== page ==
Common Problems with Last Wills and Testaments in San Diego, CA
Upon the death of a loved one, learning that their Last Will and Testament contains wrong information might come as a shock. For a number of reasons, people sometimes make mistakes while writing their wills that cannot be rectified after their death. For instance, if your mother gives you 30 acres of property but the lot in issue is really 300 acres, how do you prove it was a typo error and not the deceased’s true wishes?
There are many reasons why erroneous information makes its way into California wills. Any number of complications at Probate might arise if complete legal names are not given, property descriptions are incomplete, or bank accounts are not mentioned. California wills that haven’t been updated in a long time. Misspelled names and other clerical mistakes generally won’t be a big deal. However, factual errors, such as an estate’s value, the existence of a valuable item, or a misinterpretation of legal words, are unlikely to be reversed by a probate process..
If you are convinced that the Will does not accurately represent your loved one’s wishes due to factual errors, you will almost certainly have to dispute the Will. If you suspect your loved one signed the Will with no understanding of what was in it, an estate planning lawyer may be able to help you in proving the Will invalid.
You can be confident that these mistakes won’t be made when you work with a San Diego estate planning attorney to create your Last Will and Testament. After you make a will, your attorney should contact you every few years to make any necessary revisions.
If you are unclear about the status of a loved one’s Will, and think there’s some legal issues, ask if you may see it and have an attorney evaluate it while the loved one is still living. If you have any concerns relating to Wills in San Diego, California, simply contact Casiano Law Firm.
Eleven Common Problems with Last Wills and Testaments
- Ambiguities. When language or phrase is vague or might be understood in a number of different ways, it is said to be ambiguous. For instance, the will may name only one person as the only beneficiary yet subsequently allocate property to others.
- Vague Designations. It is very important to be very clear regarding who will inherit your property and manage your estate. However, the terminology used in designating may be confusing, such as appointing “my sister” as executor when there are other sisters still alive.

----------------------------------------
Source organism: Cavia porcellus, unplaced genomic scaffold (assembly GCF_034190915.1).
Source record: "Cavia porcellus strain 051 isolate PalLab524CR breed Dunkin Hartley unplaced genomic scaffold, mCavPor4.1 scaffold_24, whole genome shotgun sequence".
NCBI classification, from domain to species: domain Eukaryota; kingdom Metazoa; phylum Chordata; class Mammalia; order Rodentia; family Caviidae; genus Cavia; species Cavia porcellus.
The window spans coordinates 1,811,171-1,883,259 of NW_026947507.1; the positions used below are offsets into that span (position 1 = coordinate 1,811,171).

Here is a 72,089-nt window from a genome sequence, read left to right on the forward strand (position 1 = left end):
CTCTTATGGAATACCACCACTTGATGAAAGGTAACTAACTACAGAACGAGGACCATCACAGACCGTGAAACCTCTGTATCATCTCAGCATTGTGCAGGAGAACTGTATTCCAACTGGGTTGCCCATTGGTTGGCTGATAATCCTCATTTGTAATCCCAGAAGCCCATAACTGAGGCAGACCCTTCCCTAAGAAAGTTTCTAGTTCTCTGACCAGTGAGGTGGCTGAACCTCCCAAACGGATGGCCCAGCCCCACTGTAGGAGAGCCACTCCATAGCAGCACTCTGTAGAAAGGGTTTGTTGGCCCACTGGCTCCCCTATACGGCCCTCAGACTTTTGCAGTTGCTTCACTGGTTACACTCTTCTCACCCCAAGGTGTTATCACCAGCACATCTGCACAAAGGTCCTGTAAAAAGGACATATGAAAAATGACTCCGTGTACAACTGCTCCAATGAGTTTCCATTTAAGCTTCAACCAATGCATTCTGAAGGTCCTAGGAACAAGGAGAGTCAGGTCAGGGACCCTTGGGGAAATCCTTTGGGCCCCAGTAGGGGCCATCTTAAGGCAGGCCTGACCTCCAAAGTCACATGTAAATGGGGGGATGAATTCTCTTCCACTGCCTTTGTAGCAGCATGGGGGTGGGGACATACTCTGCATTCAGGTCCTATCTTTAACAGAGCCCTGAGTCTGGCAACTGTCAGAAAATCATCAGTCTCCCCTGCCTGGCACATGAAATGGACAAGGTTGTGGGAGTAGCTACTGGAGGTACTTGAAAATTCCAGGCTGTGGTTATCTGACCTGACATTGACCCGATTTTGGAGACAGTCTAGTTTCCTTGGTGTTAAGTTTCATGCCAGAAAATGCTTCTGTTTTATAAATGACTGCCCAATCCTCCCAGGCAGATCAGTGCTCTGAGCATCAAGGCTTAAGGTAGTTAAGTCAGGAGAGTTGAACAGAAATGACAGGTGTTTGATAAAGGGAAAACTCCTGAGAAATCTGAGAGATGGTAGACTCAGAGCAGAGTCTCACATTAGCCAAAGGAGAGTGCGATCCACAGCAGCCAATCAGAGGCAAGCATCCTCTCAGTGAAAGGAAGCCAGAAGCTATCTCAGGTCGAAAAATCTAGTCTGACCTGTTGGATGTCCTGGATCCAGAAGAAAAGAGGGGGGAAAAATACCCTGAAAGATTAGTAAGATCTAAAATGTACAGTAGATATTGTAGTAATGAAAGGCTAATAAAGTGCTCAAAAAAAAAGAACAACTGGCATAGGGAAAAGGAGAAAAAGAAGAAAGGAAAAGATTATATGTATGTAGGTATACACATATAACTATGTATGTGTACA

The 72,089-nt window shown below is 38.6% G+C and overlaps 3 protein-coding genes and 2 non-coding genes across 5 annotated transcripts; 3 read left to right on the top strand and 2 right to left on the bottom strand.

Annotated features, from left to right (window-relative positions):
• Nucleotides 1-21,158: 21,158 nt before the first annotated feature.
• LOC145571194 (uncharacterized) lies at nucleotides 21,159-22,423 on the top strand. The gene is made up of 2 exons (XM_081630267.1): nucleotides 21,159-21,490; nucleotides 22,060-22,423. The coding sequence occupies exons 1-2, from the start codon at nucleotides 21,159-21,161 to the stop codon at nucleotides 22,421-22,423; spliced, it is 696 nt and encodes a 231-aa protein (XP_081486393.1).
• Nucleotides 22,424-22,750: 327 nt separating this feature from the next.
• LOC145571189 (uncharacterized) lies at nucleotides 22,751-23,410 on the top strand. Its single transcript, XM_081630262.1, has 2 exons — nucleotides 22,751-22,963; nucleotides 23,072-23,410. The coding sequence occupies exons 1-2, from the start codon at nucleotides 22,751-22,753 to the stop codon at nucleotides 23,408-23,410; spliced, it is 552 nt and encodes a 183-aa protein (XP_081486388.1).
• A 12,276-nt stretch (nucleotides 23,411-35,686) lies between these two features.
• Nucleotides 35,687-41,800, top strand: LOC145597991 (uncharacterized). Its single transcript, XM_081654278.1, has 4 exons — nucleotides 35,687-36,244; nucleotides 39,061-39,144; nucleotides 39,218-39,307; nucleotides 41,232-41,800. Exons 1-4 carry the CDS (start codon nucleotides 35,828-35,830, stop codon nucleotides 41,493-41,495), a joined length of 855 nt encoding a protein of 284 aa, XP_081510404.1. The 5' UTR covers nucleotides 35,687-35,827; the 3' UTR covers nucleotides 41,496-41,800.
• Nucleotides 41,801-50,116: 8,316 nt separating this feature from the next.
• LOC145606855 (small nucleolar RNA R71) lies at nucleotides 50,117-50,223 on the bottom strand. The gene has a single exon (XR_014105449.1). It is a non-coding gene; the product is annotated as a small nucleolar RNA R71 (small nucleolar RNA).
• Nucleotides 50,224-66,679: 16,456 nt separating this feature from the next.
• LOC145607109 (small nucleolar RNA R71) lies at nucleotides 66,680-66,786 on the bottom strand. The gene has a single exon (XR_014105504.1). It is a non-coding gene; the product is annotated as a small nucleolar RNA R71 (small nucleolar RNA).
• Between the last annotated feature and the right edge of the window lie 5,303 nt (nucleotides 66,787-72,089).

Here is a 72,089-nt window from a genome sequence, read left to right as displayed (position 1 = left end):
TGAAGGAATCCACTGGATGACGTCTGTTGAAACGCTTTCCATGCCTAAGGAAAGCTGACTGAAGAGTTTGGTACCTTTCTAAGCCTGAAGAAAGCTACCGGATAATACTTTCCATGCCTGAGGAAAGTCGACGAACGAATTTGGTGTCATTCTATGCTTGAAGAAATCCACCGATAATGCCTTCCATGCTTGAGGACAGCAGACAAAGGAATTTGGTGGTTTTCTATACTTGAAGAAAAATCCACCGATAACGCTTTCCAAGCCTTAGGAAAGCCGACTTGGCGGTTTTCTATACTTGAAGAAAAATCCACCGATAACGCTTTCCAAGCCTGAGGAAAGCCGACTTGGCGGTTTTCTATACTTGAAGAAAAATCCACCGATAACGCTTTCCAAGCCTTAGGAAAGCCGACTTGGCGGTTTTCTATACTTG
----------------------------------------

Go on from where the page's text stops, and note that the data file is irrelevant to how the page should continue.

- Typed Errors. Typographical and numerical errors might raise doubts about the provision’s true intent. For instance, it might be challenging to ascertain the decedent’s actual charitable bequest if the will specifies a gift of “four hundred (4000) dollars” to a certain organization.
- Insufficient Information. A will may provide provisions for children but fail to precisely identify each child, allowing children born outside of the marriage or from earlier partnerships to come forward.
- Failed Gifts. If a gift cannot be transferred to a recipient as specified in the will, the deceased’s intentions may be undermined. For example, the deceased may leave a specific property to his brother. The brother dies three years later, but the deceased fails to have the will updated. When the deceased dies, the property may be claimed by the deceased’s surviving spouse and children, the brother’s surviving spouse and children, or by a contingent beneficiary.
- The Will is Not Dated. There is no way to know how old the will is without a date. If other wills are presented to the probate court, the judge will have difficulty deciding which will is the most recent.
- Out-of-date Information. A will should be updated on a regular basis to keep it up-to-date and accurate. If not, a will could give away things that the deceased person no longer has, give property and money to ex-spouses, or leave out children who were born after writing the will.
- The Will Does Not Fulfill California Formalities Requirements. A will must fulfill California’s “formalities” standards in order to be considered legally valid. These criteria pertain to particular elements of the document itself that must be present. These are some examples:
- Did the testator (the one who wrote the will) have full mental capacity at the time the will was written?
- Have two people witnessed and signed the will?
- A classic typed will must be signed by two witnesses in the presence of the testator and each other. Many of the wills contain just one witness’ signature. If the will does not have two witnesses, was the will written in the testator’s handwriting?
- Was the will signed by the testator?
- The will needs to state what it is and what it is for. Was the testator’s intention for the document to serve as his or her will?
Some property, like life insurance proceeds and trusts, may be taxed even if it is not part of your estate.transfer
- Overlooking Debts, Taxes, and other Financial Considerations. Potential debts (like your personal debts and bills, as well as any gift, income, or state and federal estate taxes) may result in your beneficiaries inheriting less than you intended. Even if the federal estate tax threshold is relatively high ($5.43 million in 2015), don’t assume that your estate is too little to be taxed: your state’s estate tax laws might have a substantially lower threshold.